By Jesse Masai
and Esther Mombo

Church leaders from across Africa say they intend to pursue a biblical approach to politics.

At the “Church and Politics Summit 2021” held in the Kenyan capital June 16-18, clergy of various denominations, Christian business leaders, heads of theological schools, current and aspiring politicians, student leaders, and concerned citizens declared that they would create meaningful dialogue between the Christian community and the political marketplace to address challenges facing the continent.

The Rev. Dr. Canon Rosemary Mbogo, provincial secretary of the Anglican Church of Kenya, asked Christians in the East African nation to prepare for the country’s 2022 general election.

“We challenge Christians to be salt and light and be at the frontline in providing solutions to our social-economic problems, rather than being spectators in public affairs. Moving forward, we will cascade conversations to the grassroots and work together to effectively fulfil our commitments,” she said.

The church, which played an important role in Kenya’s democratization during and after the Cold War, has in recent years come under sharp scrutiny, especially after the disputed 2007 General Election, during which an estimated 1,300 people were killed and over 500,000 displaced.

From 2003, key leaders in the church and wider civil society had adopted a posture of “constructive engagement” with retired President Mwai Kibaki, whom they had helped usher into power after decades of a single-party dictatorship.

“A church that is weak on the inside cannot be strong on the outside. God is calling us to action, but unless we deal with the software of our Christianity, we have no basis to do advocacy. God is asking us to act justly, to do right with other people and do right in every situation,” said the Rev. Canon Dr. Sammy Wainana, provost at Nairobi’s All Saints Cathedral.

Dr. David Oginde, bishop emeritus of Christ Is the Answer Ministries, said the church’s prophetic witness has been weakened by discordant voices, ethnic rivalries, money from special interests, and lack of wisdom.

“Politics in our context is more an art of manipulation leading to exploitation. Who will bring the voice of reason and stop the misuse of power, if not us the church?” he asked.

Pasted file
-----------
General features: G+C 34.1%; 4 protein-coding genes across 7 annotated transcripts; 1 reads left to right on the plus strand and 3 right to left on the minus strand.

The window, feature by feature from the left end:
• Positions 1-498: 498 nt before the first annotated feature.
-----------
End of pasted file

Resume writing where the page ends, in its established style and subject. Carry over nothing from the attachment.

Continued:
He added: “When the affairs of the nation are left unguided by the principles of the kingdom, then ordinary men and women shall inevitably suffer alienation: the powerful will oppress the weak, the rich will exploit the poor, and the majority will overshadow the minority. It is for this reason that Christians must engage society and influence it for the good of all.”

The Rev. Dr. Samuel Kobia, who heads Kenya’s National Cohesion and Integration Commission, also rallied the church to hold the political elite to account.

“Politics is too important to be left in the hands of politicians. The church cannot keep quiet while the political class is mistreating the masses or when the masses are misbehaving. The best leaders listen to the biblical instructions on the fair administration of nations through just rule,” he said.

Kobia, a Methodist clergyman, who was the first African to be elected General Secretary of the World Council of Churches, is spearheading efforts to contain occasionally alarming levels of hate speech in the nation.

“Politics can be eventful, painful, and uncertain,” said the Rev. Dr. Lazarus Chakwera, President of Malawi and a Pentecostal theologian. “But the conviction that God calls one into politics will keep them going. We are missionaries in the political arena where harvest is bountiful, and the workers are few. Let us get out of our comfort zone and be found faithful.”

A member of the advisory board at Christians for Social Action, Dr. Ron Sider, urged Christians across Africa to draw lessons from their counterparts in the United States in the wake of last November’s heated general election.

“Our Declaration of Independence affirmed that everyone has been made in God’s image. The church was, in the 19th century, at the forefront of ending slavery. At the start of the 20th century, the church supported trade unions and workers’ rights. In the 1960s, the Rev. Dr. Martin Luther King Jr. and other church leaders backed the civil rights movement. On May 27, 2003, President George W. Bush — who is an evangelical — signed legislation authorizing the President’s Emergency Plan for AIDS Relief into law, in the process touching millions of lives across Africa,” he said.

Dr. Sider noted the church’s quest for a biblically balanced agenda in the American public square had been hampered by the failure on the part of White Anglo-Saxon Protestants to recognize people of color as brethren in Christ, coupled with an unwillingness to listen to each other and initiate conversations across the political divide.

“The church also allowed politicians, specifically former President Donald Trump, to stir up racism and an idolatrous nationalism. This was amplified by one-issue politics for evangelicals and Catholics, including on abortion. If you want your politics to be biblical, you’ve got to find out what [else] God cares about,” he said.

Sider urged African Christians to understand their world and interpret Scriptures faithfully.

Jesse Masai is a freelance journalist based in Limuru, Kenya. Dr. Esther Mombo is associate professor of theology at Saint Paul’s University, Limuru.